We’ve had founders for both companies on Animal Spirits in the past and came away impressed with their stories.
I also have a small ownership stake in my firm. My equity stake in Ritholtz Wealth is one of the assets I’m most proud of because it’s a firm I love to work for. I love the people I work with. I love our clients. I love the way that we’ve built the business. If that equity becomes a financial windfall someday, that’s icing on the cake but I derive a lot of psychic income from this asset because it’s part of my livelihood.
We do carry a mortgage on our house. We recently refinanced into a 15-year mortgage. I don’t mind holding debt with rates so ridiculously low right now but I also love the idea of having our house paid off and the optionality it provides right when our youngest will be turning 18 and leaving the house.
Another point of emphasis for my family is investing in experiences. A few years ago, one of our friends commented to us, “You know, if you think about it, we only have 15 or 16 summers left with them before they go off to college and become adults. And it’s going to go really fast.”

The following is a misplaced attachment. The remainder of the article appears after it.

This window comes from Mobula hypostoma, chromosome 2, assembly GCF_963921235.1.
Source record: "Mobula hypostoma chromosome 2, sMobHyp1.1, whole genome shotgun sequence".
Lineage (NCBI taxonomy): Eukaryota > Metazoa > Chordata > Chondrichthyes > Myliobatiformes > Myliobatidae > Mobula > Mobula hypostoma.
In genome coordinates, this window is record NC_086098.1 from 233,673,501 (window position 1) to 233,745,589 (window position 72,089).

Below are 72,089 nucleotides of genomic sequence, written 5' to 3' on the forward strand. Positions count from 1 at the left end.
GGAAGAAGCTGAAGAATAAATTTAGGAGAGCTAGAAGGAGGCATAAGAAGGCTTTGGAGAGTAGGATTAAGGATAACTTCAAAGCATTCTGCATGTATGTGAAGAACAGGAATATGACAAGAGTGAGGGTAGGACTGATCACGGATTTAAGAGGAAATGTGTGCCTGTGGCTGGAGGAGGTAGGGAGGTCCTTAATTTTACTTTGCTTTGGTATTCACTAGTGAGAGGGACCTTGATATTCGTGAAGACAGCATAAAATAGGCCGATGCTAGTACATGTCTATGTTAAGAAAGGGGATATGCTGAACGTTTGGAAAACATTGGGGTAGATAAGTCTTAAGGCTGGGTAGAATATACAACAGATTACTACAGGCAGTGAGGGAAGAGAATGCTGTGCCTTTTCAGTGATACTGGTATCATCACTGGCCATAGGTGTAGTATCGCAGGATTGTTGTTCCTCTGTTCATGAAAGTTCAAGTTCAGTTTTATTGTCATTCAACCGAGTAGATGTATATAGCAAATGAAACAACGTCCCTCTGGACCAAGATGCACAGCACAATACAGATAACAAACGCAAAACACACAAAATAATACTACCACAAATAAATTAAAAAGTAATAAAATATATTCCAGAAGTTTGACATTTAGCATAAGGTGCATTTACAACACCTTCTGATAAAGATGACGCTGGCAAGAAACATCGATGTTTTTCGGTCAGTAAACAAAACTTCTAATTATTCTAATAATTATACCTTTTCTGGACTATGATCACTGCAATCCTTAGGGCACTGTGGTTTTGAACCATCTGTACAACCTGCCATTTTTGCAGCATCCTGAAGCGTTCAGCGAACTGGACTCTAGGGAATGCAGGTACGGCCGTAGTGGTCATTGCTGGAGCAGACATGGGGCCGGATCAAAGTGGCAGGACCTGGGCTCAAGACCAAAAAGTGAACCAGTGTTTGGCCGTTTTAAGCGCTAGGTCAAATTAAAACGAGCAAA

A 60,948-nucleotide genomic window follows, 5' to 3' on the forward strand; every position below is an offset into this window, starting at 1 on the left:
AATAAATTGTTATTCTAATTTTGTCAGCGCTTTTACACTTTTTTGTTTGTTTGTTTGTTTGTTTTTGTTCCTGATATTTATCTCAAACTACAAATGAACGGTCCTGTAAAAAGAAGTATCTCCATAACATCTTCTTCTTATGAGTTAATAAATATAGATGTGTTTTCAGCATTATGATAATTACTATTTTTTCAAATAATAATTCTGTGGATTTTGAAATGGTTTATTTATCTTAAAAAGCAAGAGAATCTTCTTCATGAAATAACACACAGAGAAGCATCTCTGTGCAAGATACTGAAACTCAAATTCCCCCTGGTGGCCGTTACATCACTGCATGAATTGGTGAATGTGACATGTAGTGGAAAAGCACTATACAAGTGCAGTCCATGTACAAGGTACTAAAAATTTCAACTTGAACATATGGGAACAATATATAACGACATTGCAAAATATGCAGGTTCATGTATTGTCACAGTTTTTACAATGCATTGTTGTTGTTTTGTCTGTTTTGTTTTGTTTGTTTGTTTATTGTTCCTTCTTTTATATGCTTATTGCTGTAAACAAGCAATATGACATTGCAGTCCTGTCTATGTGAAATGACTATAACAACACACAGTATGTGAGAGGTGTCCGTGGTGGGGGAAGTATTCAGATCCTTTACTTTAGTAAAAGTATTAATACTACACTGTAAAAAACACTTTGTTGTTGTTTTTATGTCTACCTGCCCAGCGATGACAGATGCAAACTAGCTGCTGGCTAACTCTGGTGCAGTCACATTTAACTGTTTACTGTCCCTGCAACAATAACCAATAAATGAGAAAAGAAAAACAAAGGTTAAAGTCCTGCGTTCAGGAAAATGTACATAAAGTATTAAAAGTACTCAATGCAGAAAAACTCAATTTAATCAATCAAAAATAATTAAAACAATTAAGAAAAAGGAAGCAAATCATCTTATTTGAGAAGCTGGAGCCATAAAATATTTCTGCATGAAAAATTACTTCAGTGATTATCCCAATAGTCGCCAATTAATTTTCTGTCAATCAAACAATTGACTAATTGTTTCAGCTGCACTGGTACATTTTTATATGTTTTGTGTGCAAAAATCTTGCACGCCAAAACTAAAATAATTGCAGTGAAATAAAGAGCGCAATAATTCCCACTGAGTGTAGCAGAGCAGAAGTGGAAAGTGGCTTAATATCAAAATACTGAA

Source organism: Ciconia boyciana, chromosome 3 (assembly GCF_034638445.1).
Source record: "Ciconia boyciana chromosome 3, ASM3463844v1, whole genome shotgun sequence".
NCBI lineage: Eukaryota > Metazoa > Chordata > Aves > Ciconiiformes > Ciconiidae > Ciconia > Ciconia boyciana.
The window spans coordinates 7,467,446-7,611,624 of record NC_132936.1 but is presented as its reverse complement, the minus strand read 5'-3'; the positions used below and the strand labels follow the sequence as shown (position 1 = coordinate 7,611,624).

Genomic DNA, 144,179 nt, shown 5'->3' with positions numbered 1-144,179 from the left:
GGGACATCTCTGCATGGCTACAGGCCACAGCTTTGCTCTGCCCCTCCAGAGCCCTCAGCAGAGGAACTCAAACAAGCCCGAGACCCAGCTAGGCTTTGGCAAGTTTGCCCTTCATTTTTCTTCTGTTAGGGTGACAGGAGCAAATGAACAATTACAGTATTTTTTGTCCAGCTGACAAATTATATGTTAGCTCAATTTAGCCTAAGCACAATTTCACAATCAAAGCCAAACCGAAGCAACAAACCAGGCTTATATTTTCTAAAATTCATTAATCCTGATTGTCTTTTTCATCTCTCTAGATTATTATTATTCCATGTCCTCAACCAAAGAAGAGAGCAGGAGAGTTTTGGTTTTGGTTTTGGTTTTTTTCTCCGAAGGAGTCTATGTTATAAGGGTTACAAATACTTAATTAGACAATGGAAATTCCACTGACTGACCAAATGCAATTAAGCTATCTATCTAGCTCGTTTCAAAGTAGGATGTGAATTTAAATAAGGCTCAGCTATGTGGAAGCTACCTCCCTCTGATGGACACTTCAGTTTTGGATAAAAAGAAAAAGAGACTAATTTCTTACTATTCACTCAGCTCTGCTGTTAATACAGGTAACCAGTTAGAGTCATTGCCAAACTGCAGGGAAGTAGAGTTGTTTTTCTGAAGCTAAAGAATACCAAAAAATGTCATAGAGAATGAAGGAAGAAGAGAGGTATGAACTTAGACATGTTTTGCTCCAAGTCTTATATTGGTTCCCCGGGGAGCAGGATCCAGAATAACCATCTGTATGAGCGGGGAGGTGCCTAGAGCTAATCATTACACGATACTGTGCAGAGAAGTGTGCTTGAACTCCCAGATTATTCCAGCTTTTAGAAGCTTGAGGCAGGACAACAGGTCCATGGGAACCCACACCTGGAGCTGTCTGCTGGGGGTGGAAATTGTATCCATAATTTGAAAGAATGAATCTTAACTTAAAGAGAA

So a few years ago my family found a place on a lake about an hour from our home (it helps that real estate is still relatively inexpensive in Michigan). It’s a place where we’re outside all of the time, we’re on the water and we’re creating memories. I view this as an investment in experiences with my family and you can’t calculate the return on the opportunity cost of that money.
It’s easily one of the best investments we’ve ever made.
That’s pretty much it. That’s how I invest my money.
I’m sure this can and will change over the years as my risk profile and time horizon changes.
But the things that likely won’t change in years ahead is that I will continue to be a saver and I will continue to bet on the stock market which remains the best way to bet on human ingenuity and innovation.
This doesn’t mean the stock market isn’t risky because it is.
I hedge this out by investing like the glass is half full but saving like the glass is half empty.